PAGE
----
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The Fund Should Help Brazil To Tackle Capital Inflows

by Arvind Subramanian, Peterson Institute for International Economics
and John Williamson, Peterson Institute for International Economics

Op-ed in the Financial Times
October 25, 2009

© Financial Times

The Brazilian action in imposing a tax on certain kinds of foreign inflows to moderate the rise in its currency is of great importance, substantive and symbolic. The symbolic value lies in signaling an end to an era in which emerging markets were enamored with foreign finance, and in expressing willingness to take action to moderate inflows of foreign finance. Substantively, it is important in increasing the arsenal of weapons that countries can deploy to moderate overheating of their economies. It is a good illustration of the type of measure policymakers can use to arrest incipient asset price overheating.

The International Monetary Fund's response to the Brazilian measure was lukewarm or even mildly negative. A senior official said: "These kinds of taxes provide some room for maneuver, but it is not very much, so governments should not be tempted to postpone other more fundamental adjustments. Second, it is very complex to implement those kinds of taxes, because they have to be applied to every possible financial instrument," adding that such taxes have proven to be "porous" over time in a number of countries.

For emerging markets, the policy arsenal against future crises must cover measures to restrict credit growth and leverage countercyclically, notably surging capital flows.

This response is disappointing not because it is wrong, but because it reflects business as usual in terms of the IMF's intellectual approach to financial globalization. This approach has been to disapprove implicitly of such measures by asking countries to take a lot of complementary action (improving corporate governance, strengthening financial regulations, and so on) in order to preserve foreign flows, considered sacrosanct by the IMF. For emerging market countries; the problem has been that it is not always easy to implement these actions in the short run, so that the practical and pressing issue of what to do with excessive inflows has remained with little guidance from the IMF on appropriate responses.

Taxes on foreign inflows have their problems, but that is not an argument against such measures. No sensible person believes that taxes generally should not be imposed because they can be, and are, evaded. Rather, it should lead to a search for the best ways of designing these measures (Should they be price-based or quantity-based? What kinds of flows are best addressed, debt or portfolio? Over what duration are limits most effective? When should they be withdrawn?) so that the benefits are maximized and risks minimized.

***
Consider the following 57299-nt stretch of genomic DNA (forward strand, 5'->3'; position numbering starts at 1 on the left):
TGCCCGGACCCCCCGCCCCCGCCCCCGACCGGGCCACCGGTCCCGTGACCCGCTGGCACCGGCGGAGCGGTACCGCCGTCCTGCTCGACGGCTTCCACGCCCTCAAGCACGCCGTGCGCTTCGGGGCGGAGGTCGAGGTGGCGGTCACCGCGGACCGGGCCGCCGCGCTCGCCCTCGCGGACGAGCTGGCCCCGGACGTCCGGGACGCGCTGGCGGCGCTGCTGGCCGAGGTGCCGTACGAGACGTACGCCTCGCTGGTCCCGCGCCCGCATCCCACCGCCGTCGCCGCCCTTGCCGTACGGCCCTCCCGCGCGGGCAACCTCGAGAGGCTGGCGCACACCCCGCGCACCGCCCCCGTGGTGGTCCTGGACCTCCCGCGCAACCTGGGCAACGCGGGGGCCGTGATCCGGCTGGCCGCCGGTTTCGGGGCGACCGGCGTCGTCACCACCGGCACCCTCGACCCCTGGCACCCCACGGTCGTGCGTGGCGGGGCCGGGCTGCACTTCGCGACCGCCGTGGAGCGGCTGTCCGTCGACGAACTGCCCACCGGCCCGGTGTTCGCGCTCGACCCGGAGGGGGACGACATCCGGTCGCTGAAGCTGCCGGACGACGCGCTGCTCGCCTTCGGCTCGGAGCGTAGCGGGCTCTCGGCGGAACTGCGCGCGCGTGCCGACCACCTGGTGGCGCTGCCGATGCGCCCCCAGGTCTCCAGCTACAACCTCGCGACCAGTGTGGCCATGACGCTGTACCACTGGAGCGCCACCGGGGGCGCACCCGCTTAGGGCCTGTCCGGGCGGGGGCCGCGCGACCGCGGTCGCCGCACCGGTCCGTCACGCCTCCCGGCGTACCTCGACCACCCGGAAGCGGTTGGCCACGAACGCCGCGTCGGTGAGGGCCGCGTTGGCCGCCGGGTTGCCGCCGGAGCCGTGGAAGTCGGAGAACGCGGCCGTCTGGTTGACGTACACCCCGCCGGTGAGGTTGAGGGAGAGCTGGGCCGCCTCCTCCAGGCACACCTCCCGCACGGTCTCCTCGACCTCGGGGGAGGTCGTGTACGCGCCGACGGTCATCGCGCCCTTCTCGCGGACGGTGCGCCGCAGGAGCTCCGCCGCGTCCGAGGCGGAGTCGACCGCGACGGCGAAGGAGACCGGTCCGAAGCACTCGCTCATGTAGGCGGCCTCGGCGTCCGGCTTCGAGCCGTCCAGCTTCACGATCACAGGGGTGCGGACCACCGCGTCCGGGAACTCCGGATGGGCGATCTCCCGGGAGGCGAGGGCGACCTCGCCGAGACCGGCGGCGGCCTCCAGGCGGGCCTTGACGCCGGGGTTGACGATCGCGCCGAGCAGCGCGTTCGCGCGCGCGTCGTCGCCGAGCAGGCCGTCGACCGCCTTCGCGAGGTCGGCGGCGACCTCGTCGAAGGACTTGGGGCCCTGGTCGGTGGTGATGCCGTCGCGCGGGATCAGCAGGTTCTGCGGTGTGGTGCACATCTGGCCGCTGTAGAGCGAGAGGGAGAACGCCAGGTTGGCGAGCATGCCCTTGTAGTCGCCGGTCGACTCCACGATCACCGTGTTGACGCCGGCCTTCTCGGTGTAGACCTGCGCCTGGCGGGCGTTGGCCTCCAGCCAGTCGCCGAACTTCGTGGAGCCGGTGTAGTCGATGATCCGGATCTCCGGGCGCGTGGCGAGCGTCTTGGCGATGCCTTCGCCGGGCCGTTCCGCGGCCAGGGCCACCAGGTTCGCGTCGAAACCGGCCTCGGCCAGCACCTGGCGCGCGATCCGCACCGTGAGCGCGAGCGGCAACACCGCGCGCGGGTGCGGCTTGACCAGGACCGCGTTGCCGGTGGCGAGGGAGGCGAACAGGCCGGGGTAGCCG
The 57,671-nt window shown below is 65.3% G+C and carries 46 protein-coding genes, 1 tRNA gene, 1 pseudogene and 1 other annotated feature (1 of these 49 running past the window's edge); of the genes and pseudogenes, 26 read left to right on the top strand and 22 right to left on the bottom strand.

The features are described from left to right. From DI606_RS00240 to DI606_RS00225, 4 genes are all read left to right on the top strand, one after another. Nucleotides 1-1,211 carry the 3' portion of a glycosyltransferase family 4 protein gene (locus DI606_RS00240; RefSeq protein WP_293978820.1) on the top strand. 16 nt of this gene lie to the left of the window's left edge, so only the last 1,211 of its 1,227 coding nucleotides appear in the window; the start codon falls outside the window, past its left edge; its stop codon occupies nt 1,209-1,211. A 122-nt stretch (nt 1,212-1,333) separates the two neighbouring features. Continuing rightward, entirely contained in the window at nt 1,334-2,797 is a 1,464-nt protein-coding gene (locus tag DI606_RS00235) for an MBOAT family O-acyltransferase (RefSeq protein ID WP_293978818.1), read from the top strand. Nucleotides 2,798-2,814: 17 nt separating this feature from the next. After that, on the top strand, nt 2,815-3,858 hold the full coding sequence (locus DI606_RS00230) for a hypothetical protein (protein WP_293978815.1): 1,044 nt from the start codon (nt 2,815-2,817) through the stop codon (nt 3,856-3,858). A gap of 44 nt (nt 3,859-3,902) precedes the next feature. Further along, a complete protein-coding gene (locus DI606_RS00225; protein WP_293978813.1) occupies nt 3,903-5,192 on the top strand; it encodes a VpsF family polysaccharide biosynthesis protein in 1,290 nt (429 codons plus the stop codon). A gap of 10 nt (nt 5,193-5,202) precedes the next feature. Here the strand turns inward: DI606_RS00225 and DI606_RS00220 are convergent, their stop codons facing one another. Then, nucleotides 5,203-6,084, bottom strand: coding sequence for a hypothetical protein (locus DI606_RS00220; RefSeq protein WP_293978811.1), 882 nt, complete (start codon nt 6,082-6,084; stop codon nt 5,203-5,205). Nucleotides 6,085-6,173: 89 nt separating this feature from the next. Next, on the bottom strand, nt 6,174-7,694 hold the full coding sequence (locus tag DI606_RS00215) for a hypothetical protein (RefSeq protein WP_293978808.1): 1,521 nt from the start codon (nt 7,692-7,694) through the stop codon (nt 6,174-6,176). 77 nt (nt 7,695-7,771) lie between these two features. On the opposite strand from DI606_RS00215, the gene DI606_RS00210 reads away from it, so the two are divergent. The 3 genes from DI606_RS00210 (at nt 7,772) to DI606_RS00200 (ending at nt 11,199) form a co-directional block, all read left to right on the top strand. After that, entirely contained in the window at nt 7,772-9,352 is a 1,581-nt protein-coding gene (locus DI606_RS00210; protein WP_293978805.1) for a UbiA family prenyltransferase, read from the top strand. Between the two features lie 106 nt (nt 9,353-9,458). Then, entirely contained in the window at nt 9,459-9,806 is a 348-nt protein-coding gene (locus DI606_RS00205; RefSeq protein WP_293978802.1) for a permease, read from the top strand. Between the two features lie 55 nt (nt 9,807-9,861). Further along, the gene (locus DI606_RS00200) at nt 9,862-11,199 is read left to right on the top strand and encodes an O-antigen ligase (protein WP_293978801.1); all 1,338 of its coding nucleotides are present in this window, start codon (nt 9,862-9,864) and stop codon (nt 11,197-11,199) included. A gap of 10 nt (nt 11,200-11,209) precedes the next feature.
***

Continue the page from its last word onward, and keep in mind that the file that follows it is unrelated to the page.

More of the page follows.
Instead of continuing to throw cold water on such measures, the Fund should view this as an intellectual opportunity. It could continue to be supportive of countries in their pursuit of more open capital flows as a long-term, structural objective. However, it must recognize that surges in capital inflows can pose serious macroeconomic challenges that may require a different cyclical response. For emerging markets, the policy arsenal against future crises must cover measures to restrict credit growth and leverage countercyclically, notably surging capital flows.

The larger reason that the IMF should take the Brazilian measure seriously relates to ideology and narrative. If the global crisis stems, in part, from a belief system that unduly elevated the status of finance, the IMF contributed to sanctifying, implicitly or explicitly, foreign finance. This imposed a big and under-recognized cost for emerging-market countries: If they took actions to restrict capital flows, they risked being seen as market-unfriendly and imprudent in their economic policy. By recognizing that in some instances sensible curbs on inflows might be a reasonable and pragmatic policy response, the Fund can eliminate the market-unfriendly stigma that actions of the Brazilian type might otherwise risk incurring.

Indeed, the fear of this stigma is evident in the recent Brazilian action: The magnitudes are small, and Brazil is at pains to emphasize its temporary nature—both of which make markets take the action less seriously and hence undermine its aims. If this stigma had been absent, the tax on inflows could have been better designed and imposed with greater confidence to ensure its effectiveness.

The world needs a less doctrinaire approach to foreign capital flows. Helping Brazil in its decision last week rather than issuing a negative response would signal that the IMF is playing a constructive role in facilitating this shift.


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